Rather than just one of those random links entries, I’ve decided to go with a more focused one. Here are a few things from the last few weeks to think about as you consider the changing state of the media. (Come on, I know you spend all your time thinking about the changing state of the media . . . we all do.)
NBC has released the pilot for their new show Conviction as a free iTunes download. Now in the face of the Lazy Sunday hubub this looks pretty good, but does it go far enough? Why not put it out on your website as a free download? Let the world start sharing it as they’d like. Allow them to watch it in any way they want. Really get the word out. Don’t get me wrong, this is a big step, and a good idea, but I just don’t know that it goes quite far enough.
I’ve wondered why more people aren’t talking about the possibility of marketers owning media channels. Gary Stein recently wrote about it, but I think generally it’s an untapped market. Rather than spending all the money on a media buy, why not create your own channel? Speak to consumers directly. I know it’s easier said then done, but it’s almost as if people just go with the advertising automatically and skip over the idea. I’ve though about this a lot in terms of branded blogs. If a company can’t find a blog in their niche to advertise on, why not create it themselves? Yeah, it oversimplifies the problem, but owning the media channel is sure to be a hot topic in the near future.
Bradley Horowitz is the head of the Technology Development Group at Yahoo! and he’s just started a blog which is sure to be a must-read. In one of his first entries, he wrote about the value pyramid of social software. In the entry he wrote about the future of “programming”:
In the new paradigm of Ã¢â‚¬Å“programmingÃ¢â‚¬? where there are a million things on at any instant, weÃ¢â‚¬â„¢re going to need some new and different models of directing our attention. In the transition from atoms-to-bits, scarcity-to-plenty, etc. instead of some cigar-puffing fat-cat at a studio or label Ã¢â‚¬Å“stoking the star-maker machinery behind the popular songsÃ¢â‚¬? weÃ¢â‚¬â„¢re going to have the ability to create dynamic affinity based Ã¢â‚¬Å“channelsÃ¢â‚¬?. Instead of NBC, ABC, CBS, HBO, etc. which control scarce distribution across a throttled pipeÃ¢â‚¬Â¦ weÃ¢â‚¬â„¢re going to have WMFAWC, WMNAWC, TNYJLC and a whole lot more. (The what my friends are watching channel, The what my neighbors are watching channel, The New York Jewish Lesbian Channel, etc.) I expect weÃ¢â‚¬â„¢ll also have QTC (the Quentin Tarantino channel) but this wonÃ¢â‚¬â„¢t be media he made (necessarily) but rather media he recommends or has watched / is watching. Everyone becomes a programmer without even trying, and that programming can be socialized, shared, distributed, etc.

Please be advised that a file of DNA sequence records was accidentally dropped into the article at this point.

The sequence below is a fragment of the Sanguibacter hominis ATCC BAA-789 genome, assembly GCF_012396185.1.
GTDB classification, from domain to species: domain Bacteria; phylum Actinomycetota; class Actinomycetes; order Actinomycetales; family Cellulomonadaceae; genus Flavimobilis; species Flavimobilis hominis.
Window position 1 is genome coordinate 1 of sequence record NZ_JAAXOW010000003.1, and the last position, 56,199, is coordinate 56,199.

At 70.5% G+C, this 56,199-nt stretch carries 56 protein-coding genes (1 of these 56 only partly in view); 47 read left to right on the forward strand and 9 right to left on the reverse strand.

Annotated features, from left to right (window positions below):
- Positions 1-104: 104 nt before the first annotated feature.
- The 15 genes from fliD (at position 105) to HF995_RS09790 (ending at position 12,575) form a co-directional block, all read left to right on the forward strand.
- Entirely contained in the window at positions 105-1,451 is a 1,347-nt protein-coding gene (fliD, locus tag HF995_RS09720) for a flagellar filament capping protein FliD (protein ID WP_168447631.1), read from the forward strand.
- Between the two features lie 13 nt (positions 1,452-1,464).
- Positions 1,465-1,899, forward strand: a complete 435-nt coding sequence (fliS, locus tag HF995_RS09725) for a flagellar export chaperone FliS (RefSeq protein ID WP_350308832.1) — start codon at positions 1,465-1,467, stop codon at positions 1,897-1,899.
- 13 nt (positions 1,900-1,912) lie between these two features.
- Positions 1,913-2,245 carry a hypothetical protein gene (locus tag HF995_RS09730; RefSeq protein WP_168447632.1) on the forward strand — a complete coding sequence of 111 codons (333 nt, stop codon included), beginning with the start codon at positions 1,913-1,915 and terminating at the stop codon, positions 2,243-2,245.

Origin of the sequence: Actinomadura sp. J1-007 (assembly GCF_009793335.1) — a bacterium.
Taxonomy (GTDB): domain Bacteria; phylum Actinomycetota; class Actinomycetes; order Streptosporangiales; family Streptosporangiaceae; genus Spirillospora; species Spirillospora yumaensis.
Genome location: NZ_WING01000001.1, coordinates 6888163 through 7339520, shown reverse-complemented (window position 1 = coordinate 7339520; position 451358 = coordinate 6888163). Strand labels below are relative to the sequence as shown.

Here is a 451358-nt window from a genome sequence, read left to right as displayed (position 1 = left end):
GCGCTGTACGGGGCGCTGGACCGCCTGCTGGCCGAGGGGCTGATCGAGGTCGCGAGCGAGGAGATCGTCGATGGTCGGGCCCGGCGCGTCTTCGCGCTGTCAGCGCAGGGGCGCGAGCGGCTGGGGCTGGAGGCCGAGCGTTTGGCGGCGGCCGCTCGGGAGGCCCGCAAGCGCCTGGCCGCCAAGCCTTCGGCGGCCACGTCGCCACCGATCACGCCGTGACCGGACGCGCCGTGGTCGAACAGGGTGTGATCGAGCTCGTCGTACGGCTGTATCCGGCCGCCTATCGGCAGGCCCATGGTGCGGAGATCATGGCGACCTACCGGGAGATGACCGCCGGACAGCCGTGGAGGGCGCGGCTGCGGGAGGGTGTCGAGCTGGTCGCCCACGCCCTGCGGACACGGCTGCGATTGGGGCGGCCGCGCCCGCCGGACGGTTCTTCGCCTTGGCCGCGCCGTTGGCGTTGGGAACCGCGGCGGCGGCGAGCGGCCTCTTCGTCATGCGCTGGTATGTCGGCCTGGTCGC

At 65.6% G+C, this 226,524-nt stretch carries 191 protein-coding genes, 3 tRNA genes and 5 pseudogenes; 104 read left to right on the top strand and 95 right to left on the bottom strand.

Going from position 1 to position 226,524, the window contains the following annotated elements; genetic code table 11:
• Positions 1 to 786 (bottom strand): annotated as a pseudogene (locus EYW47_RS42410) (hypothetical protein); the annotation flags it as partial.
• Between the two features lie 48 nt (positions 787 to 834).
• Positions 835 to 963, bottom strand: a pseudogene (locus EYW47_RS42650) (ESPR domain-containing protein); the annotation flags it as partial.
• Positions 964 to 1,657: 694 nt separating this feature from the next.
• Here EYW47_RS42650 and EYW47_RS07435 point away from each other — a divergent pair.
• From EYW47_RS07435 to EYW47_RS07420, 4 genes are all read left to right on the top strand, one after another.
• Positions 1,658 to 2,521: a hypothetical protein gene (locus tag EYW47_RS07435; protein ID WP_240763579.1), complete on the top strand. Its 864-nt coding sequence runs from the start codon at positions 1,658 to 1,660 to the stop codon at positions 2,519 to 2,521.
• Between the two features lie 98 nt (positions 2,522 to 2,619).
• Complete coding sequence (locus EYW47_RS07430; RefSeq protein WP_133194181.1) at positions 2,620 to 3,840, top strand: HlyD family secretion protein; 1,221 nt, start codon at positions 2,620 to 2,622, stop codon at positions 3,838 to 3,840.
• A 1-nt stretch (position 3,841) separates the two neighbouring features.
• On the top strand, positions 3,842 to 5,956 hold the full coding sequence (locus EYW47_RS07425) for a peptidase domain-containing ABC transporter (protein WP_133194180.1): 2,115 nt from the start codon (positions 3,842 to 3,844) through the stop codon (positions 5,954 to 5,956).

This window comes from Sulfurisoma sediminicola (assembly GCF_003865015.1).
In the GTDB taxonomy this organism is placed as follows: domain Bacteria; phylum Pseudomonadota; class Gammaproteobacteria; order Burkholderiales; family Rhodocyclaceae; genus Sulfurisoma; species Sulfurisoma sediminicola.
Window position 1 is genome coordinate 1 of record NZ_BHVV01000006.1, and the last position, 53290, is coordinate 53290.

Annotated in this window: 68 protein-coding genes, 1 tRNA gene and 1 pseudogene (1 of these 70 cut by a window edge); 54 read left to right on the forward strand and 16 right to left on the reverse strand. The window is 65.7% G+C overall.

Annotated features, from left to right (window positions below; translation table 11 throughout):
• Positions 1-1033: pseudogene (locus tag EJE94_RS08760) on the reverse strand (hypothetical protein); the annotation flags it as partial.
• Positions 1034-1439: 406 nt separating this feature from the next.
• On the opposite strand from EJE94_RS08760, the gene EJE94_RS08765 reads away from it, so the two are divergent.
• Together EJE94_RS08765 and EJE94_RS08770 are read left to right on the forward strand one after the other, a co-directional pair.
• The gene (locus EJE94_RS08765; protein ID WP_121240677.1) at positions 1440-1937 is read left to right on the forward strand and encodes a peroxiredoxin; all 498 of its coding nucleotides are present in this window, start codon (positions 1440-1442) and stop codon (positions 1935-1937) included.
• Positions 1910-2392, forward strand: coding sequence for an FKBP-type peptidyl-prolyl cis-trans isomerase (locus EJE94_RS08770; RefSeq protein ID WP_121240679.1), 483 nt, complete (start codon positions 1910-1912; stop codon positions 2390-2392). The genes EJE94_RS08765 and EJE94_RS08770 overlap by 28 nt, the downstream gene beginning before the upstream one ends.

In the old media world, programming was where a network added it’s value. Today, thanks to new disruptive technologies, the definition of programming has changed. I want control over what I see, after all, I know what I like a whole lot better than some guys sitting in an office. Things have changed.
Take the olympics, for example. Yesterday while at the gym I was listening to Mike and the Maddog and they were talking about watching around noon as a commentator setup the next event while on in the background was ESPN News reporting that Shani Davis has won the gold medal. NBC waited until something like 9pm to show the race. It’s a business and they need to try and try and get themselves as many eyeballs as possible, but when you can get the same information in all these other places, what’s the point? Now the olympics happens to be an incredibly controlled event, and getting that video from any place but a recognized source is probably tough to impossible. But it’s only a matter of time. Not to mention, if everyone else is talking about who’s won doesn’t it take away a bit of the excitement, and in turn the eyeballs?